John F Hurley (1844 Ireland-1935 Virginia)served in the Civil War in the 4th Independent Battery, Massachusetts Light Artillery, mustered in as a Private, and mustered out as Quartermaster Sergeant. John Francis Hurley served six terms as Mayor of Salem Ma. He was the 31st serving 1901-1902, 34th serving 1908-1909, and 37th serving 1913-1915. He served his two first terms under Original 1836 charter. His last term he was the first mayor elected under the second city charter adopted November 1912. His parents where Thomas Hurley and Fannie Coffey. His spouses were Katherine Driscoll who he was estranged from and second spouse was Eliza E Davidson. He had a step-daughter named Gertrude L. Hurley, daughter of Eliza E Davidson. Salem paid a final and impressive tribute to one of its most colorful political figures, when a capacity attendance thronged the Immaculate Conception Church were Rev. John E. Sullivan conducted a requiem High Mass for the Honorable John Francis Hurley, five term mayor of Salem. He was escorted to St. Mary Cemetery on Front Street by Legionaries who walked the one and half mile next to his hearse.
At the Peabody Museum in Salem, Massachusetts is the following archive:
Civil War Diaries (1861-1865) reflecting Hurley’s service with 4th Battery Massachusetts Light Artillery during the Civil War; speeches, scrapbooks, and other papers relating to his political career, including information documenting his five terms as mayor (1901-1914) of Salem and his presidency of Salem Water Board; account of a trip to Ireland (1907); correspondence concerning struggles over the distribution of his military pension check, the estrangement with his wife, Katherine (Driscoll) Hurley, and other matters; genealogical materials; newspaper clippings; death notices; poems; press releases; photos; and other papers; and papers of Hurley’s nephew, Thomas S. Hurley, pertaining to his activities as a taxicab driver in Salem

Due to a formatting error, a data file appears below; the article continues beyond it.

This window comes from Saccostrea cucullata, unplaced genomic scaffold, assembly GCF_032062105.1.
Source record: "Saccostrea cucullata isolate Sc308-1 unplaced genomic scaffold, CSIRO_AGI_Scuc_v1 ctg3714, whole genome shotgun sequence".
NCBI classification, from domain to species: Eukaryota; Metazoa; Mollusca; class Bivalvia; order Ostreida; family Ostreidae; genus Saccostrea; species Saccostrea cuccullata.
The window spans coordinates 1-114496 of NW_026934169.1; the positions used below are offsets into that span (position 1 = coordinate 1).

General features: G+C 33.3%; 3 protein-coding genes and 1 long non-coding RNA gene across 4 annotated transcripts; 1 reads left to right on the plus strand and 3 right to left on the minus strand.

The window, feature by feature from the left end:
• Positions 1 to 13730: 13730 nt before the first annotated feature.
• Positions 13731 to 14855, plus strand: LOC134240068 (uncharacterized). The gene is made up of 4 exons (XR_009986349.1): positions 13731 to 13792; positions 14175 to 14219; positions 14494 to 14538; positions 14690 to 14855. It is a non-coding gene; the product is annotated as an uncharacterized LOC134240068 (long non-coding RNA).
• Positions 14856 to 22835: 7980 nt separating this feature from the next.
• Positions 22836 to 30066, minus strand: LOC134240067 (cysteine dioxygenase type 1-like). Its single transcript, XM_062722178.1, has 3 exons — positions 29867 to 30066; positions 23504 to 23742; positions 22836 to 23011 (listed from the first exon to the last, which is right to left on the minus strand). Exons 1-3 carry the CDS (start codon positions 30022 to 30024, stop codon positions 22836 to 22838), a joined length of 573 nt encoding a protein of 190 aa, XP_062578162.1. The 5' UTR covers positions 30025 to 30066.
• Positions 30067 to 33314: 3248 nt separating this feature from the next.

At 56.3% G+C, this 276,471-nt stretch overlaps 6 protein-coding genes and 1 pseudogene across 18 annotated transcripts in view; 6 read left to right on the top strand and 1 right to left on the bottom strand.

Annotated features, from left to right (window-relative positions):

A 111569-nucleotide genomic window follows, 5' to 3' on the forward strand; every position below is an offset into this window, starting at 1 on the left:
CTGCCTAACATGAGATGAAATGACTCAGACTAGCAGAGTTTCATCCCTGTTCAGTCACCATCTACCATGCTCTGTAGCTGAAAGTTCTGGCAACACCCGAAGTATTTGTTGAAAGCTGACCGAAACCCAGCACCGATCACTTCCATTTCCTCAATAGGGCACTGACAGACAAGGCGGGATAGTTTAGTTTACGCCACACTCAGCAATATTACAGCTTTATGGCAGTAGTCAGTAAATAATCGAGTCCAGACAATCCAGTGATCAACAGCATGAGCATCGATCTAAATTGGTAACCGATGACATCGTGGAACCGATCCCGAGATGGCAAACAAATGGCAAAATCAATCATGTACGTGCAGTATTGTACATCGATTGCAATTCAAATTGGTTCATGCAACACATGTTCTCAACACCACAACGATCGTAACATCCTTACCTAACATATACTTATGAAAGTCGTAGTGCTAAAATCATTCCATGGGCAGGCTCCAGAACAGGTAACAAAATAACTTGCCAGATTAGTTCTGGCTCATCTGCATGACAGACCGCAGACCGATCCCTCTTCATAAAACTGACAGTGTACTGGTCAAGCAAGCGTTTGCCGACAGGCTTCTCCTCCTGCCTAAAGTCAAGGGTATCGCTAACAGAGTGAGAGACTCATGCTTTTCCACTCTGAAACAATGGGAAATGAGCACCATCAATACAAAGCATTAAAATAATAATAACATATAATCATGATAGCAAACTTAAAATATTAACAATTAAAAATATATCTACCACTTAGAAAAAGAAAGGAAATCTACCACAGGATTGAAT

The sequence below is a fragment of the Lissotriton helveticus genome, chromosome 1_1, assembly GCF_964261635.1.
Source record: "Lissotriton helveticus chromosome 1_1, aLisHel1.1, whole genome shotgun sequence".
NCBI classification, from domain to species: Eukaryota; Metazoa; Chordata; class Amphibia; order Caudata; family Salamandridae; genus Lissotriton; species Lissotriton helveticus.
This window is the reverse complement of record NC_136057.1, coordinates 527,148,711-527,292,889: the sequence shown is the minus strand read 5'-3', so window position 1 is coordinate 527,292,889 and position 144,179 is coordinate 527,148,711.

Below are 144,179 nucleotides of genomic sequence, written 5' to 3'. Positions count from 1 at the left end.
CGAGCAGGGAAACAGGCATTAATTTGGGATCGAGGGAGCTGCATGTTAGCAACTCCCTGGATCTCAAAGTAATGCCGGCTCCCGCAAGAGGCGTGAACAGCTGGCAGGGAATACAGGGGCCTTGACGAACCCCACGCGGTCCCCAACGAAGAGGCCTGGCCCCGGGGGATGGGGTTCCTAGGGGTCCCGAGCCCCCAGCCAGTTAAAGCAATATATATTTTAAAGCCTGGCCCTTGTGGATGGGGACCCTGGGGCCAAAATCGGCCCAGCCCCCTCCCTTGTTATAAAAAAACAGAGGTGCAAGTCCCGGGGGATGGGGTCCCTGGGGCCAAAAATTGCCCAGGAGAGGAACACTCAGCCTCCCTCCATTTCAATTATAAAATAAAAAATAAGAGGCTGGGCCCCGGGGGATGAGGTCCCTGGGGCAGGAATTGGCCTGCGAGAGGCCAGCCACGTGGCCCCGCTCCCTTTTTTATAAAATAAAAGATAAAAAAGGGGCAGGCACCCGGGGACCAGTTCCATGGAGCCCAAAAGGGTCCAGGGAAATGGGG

John Francis Hurley Papers by John F Hurley( )
in English and held by 1 WorldCat member library worldwide
Civil War veteran and Salem (Mass.) politician. Contains diary of Civil War activities, speeches and scrapbook of political life, correspondence with family and genealogical notes. Also includes papers of Thomas S. Hurley.
Below is a letter sent to Hurley when he resided at the Veterans Home for civil war soldiers. He was here from 1921 to 1935 where he passed away. The envelope is as colorful as he was as a politician.
Below is a photo of the mayor at the Mayors desk at the old Alderman room, City Hall, Salem on January 8, 1913. With a loupe when looked closely the mayor is wearing a GAR lapel pin. He was a dedicated member of GAR post 24 named after General Philip Sheridan. The general was so touched at this jester that he travel to Salem to meet at their headquarters with the comrades.
Official Program of the Celebration in Salem, Mass. Old Home Week July 26 – 31 1909; Presided by Mayor John F. Hurley Presentation of Gifts to USS Salem; Fireworks Illumination of the Shore, Military and Civic Parade, Reception of Officers and Crew, Banquet at the Armory
This program measures 6 x 9 inches and consist of eight pages with a decorative cover of embossed and engraved quality printing on textured paper
|This is the front cover of the program with an embossed knotted rope around an engraved seal of the City of Salem in gold.|